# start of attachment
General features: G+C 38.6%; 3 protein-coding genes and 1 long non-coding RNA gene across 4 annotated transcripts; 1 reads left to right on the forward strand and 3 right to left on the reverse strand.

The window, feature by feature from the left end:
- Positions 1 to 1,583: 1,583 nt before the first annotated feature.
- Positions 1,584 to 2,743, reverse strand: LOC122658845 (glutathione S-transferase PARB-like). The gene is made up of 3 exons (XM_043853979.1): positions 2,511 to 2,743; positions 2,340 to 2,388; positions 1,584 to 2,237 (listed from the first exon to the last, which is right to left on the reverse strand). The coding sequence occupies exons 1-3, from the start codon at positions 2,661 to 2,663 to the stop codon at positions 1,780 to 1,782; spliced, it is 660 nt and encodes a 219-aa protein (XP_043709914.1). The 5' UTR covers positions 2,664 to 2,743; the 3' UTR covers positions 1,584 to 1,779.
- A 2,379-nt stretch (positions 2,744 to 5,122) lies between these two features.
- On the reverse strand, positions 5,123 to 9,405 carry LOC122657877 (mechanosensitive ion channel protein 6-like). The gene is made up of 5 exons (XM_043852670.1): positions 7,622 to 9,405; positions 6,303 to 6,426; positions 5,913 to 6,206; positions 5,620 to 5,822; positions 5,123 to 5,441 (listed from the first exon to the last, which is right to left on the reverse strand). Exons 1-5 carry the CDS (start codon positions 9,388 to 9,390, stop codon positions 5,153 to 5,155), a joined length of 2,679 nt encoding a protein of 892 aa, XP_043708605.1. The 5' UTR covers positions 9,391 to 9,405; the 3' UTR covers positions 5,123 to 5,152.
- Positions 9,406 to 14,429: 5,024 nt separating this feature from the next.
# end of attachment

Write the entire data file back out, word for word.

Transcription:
General features: G+C 38.6%; 3 protein-coding genes and 1 long non-coding RNA gene across 4 annotated transcripts; 1 reads left to right on the forward strand and 3 right to left on the reverse strand.

The window, feature by feature from the left end:
- Positions 1 to 1,583: 1,583 nt before the first annotated feature.
- Positions 1,584 to 2,743, reverse strand: LOC122658845 (glutathione S-transferase PARB-like). The gene is made up of 3 exons (XM_043853979.1): positions 2,511 to 2,743; positions 2,340 to 2,388; positions 1,584 to 2,237 (listed from the first exon to the last, which is right to left on the reverse strand). The coding sequence occupies exons 1-3, from the start codon at positions 2,661 to 2,663 to the stop codon at positions 1,780 to 1,782; spliced, it is 660 nt and encodes a 219-aa protein (XP_043709914.1). The 5' UTR covers positions 2,664 to 2,743; the 3' UTR covers positions 1,584 to 1,779.
- A 2,379-nt stretch (positions 2,744 to 5,122) lies between these two features.
- On the reverse strand, positions 5,123 to 9,405 carry LOC122657877 (mechanosensitive ion channel protein 6-like). The gene is made up of 5 exons (XM_043852670.1): positions 7,622 to 9,405; positions 6,303 to 6,426; positions 5,913 to 6,206; positions 5,620 to 5,822; positions 5,123 to 5,441 (listed from the first exon to the last, which is right to left on the reverse strand). Exons 1-5 carry the CDS (start codon positions 9,388 to 9,390, stop codon positions 5,153 to 5,155), a joined length of 2,679 nt encoding a protein of 892 aa, XP_043708605.1. The 5' UTR covers positions 9,391 to 9,405; the 3' UTR covers positions 5,123 to 5,152.
- Positions 9,406 to 14,429: 5,024 nt separating this feature from the next.